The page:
Investing in newborn health in South Asia
South Asia has made significant progress in reducing childhood deaths. Despite this progress, 38% of neonatal deaths in the world occur in South Asia. Each year, over 65,000 mothers and 1 million newborns are dying in the region, with an additional 1 million babies stillborn (Akseer. N., 2017; Hug L, 2019).
Countries in the region have committed to reducing the neonatal mortality rate to 12 per 1000 live births by 2030 under the Sustainable Development Goals (SDG). South Asia, as well as most individual countries in the region, is currently not on track to achieve the SDG newborn mortality target.
UNICEF’s new report, Investing in Newborn Health in South Asia, indicates that with sufficient investment, every country in the region can achieve the SDG target by 2030. The study was commissioned by UNICEF Regional Office for South Asia and implemented by the Nossal Institute for Global Health, University of Melbourne. The study provides guidance to countries to estimate a best value-for-money package of interventions for each country to meet the SDG newborn target.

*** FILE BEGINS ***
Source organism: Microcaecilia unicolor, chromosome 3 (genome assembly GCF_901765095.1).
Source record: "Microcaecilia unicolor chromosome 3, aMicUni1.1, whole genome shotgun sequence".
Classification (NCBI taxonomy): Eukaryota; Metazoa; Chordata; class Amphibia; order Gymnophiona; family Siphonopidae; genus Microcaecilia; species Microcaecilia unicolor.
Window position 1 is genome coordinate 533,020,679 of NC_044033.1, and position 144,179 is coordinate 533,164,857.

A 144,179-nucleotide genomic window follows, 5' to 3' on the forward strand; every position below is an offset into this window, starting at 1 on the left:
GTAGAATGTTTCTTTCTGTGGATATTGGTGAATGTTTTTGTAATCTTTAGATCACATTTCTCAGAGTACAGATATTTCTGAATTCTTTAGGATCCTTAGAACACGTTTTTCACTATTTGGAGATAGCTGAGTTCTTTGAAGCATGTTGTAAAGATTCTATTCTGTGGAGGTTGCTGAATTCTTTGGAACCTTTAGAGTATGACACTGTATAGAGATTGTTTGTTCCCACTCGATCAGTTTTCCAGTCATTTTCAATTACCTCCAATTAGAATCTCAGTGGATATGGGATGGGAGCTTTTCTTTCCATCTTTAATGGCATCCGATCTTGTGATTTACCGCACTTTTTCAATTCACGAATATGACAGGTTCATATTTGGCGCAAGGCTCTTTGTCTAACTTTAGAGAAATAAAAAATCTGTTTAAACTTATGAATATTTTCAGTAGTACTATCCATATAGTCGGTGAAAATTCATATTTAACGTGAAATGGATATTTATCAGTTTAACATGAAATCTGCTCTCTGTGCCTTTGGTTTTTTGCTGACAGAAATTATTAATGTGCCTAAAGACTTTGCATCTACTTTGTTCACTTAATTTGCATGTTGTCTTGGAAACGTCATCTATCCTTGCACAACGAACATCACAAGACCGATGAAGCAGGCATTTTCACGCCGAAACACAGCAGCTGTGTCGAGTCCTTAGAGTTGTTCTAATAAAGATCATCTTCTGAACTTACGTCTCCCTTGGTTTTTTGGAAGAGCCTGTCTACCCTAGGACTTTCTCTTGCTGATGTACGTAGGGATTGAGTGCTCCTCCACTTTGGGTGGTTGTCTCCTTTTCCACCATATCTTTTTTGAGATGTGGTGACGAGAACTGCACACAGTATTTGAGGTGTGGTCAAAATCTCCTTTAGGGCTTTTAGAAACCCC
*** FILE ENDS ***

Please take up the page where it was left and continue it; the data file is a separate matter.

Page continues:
- Which newborn interventions are needed to achieve the SDG targets?
- What will be the cost of achieving the desired level of coverage with quality services?
- What economic returns can we expect for the investment, in addition to the newborn lives saved?
The need to invest in newborn health is even more necessary amidst the current COVID-19 crisis. Vulnerable children, mothers and adolescents have paid a heavy price as the COVID-19 pandemic swept South Asia. Lockdowns and travel restrictions severely disrupted neonatal health services across South Asia. Mothers were unable to complete vital routine prenatal check-ups.
South Asia remains committed to achieving the SDGs. However, with competing priorities, and at a time when the pandemic is putting greater pressures on already constrained health budgets, governments need to prioritize investing in newborn health. This would save the lives of 3.3 million newborn babies in South Asia. At the same time, every one dollar invested in newborn health can provide a return on investment of at least two dollars and in some cases as high as seventeen dollars despite pessimistic growth projections over the next decade. Even with a 50% increase in investments for newborn health, countries can ensure a healthier generation that performs better in schools and later becomes part of a productive workforce, ultimately boosting economic growth for all.
NOTE: Use the dropdown menu on the right to download the main report and country-specific reports for Afghanistan, Bangladesh, Bhutan, India, Nepal and Pakistan.